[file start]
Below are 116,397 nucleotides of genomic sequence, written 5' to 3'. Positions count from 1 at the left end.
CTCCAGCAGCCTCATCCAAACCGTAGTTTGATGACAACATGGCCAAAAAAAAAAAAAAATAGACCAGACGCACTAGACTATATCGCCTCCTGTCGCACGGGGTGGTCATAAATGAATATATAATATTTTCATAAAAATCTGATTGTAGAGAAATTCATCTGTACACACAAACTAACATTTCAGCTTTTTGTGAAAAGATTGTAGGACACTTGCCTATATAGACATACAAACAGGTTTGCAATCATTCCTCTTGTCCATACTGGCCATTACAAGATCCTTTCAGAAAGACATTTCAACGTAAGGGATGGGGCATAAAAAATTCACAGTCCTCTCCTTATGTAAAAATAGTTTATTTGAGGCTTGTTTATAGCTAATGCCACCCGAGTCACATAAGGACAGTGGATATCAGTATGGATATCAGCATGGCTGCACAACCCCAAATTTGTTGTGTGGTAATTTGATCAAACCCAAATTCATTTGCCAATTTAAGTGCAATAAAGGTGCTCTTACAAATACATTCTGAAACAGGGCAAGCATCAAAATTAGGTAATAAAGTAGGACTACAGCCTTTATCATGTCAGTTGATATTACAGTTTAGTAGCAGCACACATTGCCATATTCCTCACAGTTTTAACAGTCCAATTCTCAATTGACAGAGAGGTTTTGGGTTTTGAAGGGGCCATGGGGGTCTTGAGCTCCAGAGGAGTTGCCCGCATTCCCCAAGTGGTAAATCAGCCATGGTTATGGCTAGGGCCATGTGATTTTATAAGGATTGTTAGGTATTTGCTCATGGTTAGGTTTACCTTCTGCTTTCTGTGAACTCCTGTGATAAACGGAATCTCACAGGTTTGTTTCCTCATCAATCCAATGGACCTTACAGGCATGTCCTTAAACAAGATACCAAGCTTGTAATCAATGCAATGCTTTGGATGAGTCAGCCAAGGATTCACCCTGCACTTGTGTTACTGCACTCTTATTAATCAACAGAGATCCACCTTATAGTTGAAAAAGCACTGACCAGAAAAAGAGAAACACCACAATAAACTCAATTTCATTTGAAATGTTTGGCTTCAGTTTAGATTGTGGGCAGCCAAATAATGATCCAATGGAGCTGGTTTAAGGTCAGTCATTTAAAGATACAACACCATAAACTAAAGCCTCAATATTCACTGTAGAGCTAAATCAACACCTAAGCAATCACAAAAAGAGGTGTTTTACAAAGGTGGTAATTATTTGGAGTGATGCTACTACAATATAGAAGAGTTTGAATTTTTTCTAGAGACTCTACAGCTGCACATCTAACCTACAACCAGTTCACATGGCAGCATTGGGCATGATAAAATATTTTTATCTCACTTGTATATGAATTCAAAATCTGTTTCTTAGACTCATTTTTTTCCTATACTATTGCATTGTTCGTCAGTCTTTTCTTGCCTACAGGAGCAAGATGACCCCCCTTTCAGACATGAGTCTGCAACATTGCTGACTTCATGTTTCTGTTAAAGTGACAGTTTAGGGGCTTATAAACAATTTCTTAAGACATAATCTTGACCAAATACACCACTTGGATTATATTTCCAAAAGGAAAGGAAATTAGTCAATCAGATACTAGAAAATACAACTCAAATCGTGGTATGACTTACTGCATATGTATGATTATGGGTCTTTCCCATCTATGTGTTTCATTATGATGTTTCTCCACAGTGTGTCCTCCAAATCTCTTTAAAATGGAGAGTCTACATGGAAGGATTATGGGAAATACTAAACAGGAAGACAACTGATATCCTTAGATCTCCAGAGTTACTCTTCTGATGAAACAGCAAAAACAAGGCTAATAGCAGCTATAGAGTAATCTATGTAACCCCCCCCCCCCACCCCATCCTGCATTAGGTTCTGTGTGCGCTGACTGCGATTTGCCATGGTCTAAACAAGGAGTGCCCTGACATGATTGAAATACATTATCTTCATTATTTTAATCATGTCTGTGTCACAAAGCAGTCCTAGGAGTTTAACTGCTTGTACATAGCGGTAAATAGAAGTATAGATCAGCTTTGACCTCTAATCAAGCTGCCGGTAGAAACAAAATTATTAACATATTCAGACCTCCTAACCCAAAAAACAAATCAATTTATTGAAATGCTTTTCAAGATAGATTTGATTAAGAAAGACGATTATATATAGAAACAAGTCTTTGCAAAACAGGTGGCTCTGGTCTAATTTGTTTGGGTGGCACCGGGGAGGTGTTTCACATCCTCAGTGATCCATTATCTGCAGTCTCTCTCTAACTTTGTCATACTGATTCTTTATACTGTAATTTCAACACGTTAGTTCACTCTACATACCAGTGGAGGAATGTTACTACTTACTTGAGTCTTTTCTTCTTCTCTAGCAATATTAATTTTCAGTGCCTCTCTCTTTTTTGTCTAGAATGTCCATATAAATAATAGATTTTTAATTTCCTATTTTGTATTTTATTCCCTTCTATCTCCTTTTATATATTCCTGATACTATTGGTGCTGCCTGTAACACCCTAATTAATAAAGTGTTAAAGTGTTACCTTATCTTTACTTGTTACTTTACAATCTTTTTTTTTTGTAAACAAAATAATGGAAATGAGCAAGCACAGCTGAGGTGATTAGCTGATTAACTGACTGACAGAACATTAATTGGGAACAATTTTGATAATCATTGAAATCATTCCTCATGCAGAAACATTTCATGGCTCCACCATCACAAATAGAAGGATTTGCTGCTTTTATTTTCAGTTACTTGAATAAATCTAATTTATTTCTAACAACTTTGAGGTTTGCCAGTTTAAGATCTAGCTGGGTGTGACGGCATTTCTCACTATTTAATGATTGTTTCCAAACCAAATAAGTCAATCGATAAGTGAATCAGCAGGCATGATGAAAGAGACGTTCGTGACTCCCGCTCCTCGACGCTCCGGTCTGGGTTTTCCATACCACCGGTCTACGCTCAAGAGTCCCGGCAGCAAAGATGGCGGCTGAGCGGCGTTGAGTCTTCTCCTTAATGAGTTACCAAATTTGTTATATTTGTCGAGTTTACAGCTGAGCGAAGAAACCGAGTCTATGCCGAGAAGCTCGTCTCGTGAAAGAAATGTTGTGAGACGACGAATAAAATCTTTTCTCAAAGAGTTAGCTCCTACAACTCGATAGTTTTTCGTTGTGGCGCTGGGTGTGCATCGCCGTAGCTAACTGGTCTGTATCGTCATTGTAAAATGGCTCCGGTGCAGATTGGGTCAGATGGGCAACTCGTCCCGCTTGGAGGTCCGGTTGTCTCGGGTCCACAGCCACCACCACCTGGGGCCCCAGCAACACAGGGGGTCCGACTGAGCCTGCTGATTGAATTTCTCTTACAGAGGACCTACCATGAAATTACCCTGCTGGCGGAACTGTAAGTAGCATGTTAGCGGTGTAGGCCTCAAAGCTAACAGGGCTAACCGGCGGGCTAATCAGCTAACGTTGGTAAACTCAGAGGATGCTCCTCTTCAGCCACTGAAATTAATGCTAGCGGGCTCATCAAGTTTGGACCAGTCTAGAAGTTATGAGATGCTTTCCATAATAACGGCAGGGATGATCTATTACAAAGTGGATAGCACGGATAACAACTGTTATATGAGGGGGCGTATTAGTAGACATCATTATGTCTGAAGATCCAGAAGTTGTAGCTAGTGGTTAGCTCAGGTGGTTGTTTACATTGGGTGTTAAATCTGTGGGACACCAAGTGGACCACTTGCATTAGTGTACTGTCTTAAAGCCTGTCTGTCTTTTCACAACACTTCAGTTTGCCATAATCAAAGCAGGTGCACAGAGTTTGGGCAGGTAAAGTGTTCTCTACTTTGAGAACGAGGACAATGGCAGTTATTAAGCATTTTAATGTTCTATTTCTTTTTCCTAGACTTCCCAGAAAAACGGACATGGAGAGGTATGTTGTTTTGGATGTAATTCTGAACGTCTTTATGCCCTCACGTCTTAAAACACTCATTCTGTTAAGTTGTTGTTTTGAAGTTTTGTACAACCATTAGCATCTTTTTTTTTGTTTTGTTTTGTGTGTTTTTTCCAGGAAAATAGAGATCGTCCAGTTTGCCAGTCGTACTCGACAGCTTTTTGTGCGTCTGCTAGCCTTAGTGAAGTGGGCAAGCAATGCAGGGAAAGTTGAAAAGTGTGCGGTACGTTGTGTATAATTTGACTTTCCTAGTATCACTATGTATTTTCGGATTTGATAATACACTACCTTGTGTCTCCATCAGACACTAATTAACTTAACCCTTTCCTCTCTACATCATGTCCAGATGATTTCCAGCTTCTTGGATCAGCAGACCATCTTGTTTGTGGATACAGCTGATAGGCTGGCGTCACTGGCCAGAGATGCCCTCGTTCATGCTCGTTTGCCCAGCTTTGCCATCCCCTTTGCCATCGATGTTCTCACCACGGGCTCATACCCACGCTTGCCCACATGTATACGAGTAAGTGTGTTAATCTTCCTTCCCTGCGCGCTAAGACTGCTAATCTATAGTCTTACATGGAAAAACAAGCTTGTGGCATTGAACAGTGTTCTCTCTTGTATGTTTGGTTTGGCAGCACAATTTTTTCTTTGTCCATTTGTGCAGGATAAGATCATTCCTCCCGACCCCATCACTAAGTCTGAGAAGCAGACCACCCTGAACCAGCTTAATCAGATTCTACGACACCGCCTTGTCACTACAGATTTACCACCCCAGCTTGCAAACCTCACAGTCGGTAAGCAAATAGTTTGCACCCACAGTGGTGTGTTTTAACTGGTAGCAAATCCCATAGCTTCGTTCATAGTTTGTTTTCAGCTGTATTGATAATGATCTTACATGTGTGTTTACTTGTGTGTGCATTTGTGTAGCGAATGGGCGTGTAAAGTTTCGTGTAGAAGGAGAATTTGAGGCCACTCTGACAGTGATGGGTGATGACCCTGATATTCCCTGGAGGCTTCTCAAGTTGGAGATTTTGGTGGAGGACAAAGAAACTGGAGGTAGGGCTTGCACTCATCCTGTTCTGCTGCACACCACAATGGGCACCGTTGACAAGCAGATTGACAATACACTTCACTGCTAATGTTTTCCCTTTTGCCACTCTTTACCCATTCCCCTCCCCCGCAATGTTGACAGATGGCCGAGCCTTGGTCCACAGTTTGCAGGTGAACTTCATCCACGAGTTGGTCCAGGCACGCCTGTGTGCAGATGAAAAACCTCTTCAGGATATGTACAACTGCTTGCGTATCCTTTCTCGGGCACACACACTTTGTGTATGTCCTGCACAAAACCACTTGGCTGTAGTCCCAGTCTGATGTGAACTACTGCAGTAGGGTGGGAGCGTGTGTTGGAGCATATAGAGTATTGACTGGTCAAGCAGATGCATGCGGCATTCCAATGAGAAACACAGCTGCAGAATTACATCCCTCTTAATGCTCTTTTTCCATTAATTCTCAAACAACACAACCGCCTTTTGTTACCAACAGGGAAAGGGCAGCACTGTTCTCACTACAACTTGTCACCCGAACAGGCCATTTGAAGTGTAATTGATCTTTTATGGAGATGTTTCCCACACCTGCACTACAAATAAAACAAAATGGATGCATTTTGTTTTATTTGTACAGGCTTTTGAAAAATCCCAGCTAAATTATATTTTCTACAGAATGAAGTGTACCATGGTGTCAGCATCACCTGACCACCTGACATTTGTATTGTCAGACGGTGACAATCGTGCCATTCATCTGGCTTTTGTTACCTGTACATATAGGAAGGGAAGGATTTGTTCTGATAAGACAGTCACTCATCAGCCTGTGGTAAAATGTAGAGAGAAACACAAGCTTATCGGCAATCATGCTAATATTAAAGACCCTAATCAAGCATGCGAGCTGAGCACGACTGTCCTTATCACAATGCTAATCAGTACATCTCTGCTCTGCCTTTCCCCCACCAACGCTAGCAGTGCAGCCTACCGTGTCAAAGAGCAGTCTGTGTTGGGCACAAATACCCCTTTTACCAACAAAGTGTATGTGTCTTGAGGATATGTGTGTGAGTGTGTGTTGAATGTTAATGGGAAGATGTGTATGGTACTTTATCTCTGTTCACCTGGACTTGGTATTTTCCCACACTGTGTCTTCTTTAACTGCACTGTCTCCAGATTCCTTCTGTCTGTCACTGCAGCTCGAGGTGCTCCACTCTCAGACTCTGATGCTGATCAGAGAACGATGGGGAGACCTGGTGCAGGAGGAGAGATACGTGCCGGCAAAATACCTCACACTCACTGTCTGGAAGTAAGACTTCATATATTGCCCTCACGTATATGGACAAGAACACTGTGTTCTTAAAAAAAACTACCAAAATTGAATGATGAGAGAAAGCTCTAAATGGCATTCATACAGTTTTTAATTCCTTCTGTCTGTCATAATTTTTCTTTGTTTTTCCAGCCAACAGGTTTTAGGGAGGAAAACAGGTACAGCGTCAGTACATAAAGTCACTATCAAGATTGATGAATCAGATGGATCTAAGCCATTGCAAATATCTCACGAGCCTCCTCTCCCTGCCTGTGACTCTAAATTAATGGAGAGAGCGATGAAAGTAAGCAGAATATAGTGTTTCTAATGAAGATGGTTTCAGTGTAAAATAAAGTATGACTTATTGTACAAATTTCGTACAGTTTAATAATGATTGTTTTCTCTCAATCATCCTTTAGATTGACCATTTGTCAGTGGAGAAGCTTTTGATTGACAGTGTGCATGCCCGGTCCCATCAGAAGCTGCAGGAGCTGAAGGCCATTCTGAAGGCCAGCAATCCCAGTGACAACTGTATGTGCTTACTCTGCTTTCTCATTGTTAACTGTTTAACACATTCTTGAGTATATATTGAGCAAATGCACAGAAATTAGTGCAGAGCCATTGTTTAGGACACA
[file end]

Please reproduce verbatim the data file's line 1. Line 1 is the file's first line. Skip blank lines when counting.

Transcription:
Below are 116,397 nucleotides of genomic sequence, written 5' to 3'. Positions count from 1 at the left end.